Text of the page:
Nonduality: Binary Thinking and Divine Dichotomies

For those who haven’t heard me mention it before, I’m a follower of nonduality. Being a nondualist means that I recognize that the binary way that we perceive existence (black and white, good and evil, this and that) are not just merely two sides of the same coin, but in many cases are what Neale Donald Walsch termed “divine dichotomies,” where two seemingly opposing things can both be true, simultaneously–or–they cancel each other out and neither are true (which is, itself, yet another divine dichotomy…).

For example, a universal Truth: either EVERYONE is special, or NO ONE is special. Both are simultaneously true, it’s merely a matter of which way you choose to look at it. This is a divine dichotomy.

If everyone is, in fact, special, then it literally means that by definition, no one is. This is another divine dichotomy.

We live in a world of duality that tells us everything is an either/or… but what if it’s a yes/and?

Having a shit load of Mercury influence in my astrology chart (including a Gemini Ascendant, Chiron, and North Node, a third house Moon and Mars, a Virgo Sun, and a sixth house Saturn, Jupiter, and Uranus), I have a knack for exploring and recognizing both (or many) sides of binary thinking and perceptions.

I saw an Instagram post a while back that was tackling toxic positivity and shaming of negative emotions that said, “Don’t look on the bright side. Don’t focus on the positive. Don’t see the good in everything. Don’t look at the silver lining.” etc. with the implication of “just be with where you are.” And then I saw another that argued there’s no need to “reframe” failure as an opportunity or learn something from it and instead, we can just be ok with failing.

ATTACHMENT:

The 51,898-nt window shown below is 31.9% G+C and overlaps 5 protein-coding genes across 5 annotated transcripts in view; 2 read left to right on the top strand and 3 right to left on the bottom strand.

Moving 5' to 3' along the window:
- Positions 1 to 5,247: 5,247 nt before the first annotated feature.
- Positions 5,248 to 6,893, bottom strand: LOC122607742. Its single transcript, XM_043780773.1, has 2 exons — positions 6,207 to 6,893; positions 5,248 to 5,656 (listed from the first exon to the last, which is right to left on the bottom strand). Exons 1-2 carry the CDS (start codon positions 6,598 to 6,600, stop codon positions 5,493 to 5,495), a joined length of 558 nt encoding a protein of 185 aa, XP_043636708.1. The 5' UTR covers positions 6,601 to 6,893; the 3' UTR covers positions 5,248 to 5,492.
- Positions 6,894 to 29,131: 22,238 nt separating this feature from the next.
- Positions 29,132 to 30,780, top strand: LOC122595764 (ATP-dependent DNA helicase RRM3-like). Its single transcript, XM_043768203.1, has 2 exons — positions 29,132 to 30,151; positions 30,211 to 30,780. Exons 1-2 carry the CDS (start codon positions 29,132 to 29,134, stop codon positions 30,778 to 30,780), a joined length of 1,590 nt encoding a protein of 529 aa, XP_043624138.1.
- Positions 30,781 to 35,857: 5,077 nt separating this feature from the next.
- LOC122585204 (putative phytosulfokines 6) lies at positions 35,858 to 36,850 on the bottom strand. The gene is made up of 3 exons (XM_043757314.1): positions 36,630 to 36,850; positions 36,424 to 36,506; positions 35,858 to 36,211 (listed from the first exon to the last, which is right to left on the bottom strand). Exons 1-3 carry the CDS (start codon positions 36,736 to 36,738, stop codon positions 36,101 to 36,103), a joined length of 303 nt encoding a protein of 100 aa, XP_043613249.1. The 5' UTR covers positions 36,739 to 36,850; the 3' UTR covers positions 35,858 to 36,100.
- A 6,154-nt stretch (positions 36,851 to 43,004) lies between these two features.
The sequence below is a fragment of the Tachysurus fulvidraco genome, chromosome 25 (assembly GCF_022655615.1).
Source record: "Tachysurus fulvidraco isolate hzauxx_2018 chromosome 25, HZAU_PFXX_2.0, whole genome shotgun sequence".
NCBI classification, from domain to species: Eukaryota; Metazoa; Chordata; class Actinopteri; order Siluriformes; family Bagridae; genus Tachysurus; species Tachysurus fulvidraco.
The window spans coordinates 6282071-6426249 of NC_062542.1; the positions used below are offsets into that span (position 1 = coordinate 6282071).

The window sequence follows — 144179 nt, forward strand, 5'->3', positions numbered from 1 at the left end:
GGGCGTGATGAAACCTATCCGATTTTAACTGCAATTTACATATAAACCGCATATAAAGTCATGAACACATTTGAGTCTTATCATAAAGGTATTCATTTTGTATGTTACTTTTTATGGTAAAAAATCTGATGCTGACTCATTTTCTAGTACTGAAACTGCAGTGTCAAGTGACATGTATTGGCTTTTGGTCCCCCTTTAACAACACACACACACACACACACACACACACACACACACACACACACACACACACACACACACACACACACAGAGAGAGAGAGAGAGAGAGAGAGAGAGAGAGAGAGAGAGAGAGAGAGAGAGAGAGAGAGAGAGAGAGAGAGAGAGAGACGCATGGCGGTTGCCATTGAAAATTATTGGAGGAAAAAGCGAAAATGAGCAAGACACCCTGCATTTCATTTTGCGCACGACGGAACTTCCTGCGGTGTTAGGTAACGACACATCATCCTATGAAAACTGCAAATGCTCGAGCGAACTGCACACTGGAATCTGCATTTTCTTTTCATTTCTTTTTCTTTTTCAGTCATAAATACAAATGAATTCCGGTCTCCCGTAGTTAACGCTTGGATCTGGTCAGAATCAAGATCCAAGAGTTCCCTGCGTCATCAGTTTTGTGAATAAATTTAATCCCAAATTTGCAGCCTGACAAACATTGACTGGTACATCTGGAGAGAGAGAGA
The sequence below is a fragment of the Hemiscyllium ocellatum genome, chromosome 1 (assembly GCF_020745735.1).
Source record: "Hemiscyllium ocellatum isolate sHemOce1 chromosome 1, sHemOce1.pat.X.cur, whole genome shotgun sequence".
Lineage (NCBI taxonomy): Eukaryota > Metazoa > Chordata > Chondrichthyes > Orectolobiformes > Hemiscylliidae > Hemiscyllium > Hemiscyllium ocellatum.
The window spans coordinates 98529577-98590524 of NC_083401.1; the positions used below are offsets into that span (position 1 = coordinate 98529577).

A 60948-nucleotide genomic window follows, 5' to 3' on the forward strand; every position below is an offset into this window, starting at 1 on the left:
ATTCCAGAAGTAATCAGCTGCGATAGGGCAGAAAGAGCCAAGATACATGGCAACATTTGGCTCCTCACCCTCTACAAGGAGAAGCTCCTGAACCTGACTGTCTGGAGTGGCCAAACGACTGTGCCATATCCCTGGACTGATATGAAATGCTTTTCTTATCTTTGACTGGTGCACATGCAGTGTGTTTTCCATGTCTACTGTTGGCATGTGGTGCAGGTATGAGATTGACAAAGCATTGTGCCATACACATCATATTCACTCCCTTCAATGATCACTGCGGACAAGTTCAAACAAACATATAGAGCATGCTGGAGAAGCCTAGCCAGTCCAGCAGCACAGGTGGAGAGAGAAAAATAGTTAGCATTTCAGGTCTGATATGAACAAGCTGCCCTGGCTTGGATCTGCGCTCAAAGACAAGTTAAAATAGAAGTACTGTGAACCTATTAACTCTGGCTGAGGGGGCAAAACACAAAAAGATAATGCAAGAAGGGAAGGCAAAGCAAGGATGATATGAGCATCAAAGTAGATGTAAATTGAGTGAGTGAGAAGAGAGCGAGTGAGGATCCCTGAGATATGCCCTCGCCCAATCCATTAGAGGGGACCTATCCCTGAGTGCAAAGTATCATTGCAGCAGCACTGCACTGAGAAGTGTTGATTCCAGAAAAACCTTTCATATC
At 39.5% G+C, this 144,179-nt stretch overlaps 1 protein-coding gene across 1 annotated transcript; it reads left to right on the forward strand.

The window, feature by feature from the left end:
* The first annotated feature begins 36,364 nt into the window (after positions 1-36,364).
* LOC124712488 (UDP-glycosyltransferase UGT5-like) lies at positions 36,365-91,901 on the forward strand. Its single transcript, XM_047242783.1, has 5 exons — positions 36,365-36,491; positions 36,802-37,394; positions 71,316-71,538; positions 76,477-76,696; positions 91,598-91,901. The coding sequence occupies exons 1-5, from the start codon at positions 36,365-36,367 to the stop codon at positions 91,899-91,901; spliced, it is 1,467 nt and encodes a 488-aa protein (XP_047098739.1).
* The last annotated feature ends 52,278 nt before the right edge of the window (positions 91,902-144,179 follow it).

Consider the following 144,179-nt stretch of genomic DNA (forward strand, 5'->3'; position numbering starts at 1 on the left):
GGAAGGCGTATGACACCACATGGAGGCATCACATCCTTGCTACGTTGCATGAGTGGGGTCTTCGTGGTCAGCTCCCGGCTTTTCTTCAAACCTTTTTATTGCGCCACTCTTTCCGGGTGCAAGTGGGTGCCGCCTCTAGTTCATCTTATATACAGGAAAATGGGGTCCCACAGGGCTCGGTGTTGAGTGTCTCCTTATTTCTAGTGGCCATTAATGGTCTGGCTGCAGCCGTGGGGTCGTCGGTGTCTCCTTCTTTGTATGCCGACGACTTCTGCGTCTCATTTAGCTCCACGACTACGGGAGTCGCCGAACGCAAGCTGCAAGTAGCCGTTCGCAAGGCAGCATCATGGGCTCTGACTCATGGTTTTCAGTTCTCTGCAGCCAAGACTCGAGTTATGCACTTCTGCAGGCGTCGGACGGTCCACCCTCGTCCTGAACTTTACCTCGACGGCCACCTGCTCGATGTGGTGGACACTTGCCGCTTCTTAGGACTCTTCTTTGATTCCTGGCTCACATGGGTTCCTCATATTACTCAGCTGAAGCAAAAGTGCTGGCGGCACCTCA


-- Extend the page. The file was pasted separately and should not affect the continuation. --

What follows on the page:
And I thought about it for a bit, and I thought, why not do both? Isn’t that the whole picture?

Why does acknowledging a shadow mean you can’t look at the silver lining? Why does seeing the good in everything mean you have to ignore the negative? Why does acknowledging a person’s awfulness mean that you can’t also acknowledge their inherent humanness? Why does sitting with our own emotions mean we can’t acknowledge those of the person who hurt us? It is, after all, a sign of emotional intelligence to recognize that other people have feelings, too. Even shitty people. Why do we think that we can only feel love OR hate? Why can’t we love someone AND hate them at the same time (I certainly have)?  Are our own feelings not complex enough to hold two seemingly opposing emotions simultaneously?

Why can’t we acknowledge how all-encompassing and complex our human experience is? Why do we have to oversimplify our experiences into one thing OR another? WHY CAN’T WE DO OR BE BOTH?!

This idea that we have the capacity to hold seemingly opposing perspectives and emotions simultaneously has been a theme that has come up for me several times in the last few months and I’ve noticed more and more how our world does not necessarily operate from that holistic point of view. I do, however, think that’s part and parcel to the spiritual journey to explore both ends of a spectrum until we eventually reach equilibrium. I know I have.

I think part of our goal in transcending the illusion of duality is to recognize how binary thinking shows up in our everyday life, begin to recognize when two things can be simultaneously true, and learn to expand our awareness and emotional capacity to encompass multiple perspectives and experiences.

Xo,

Ash

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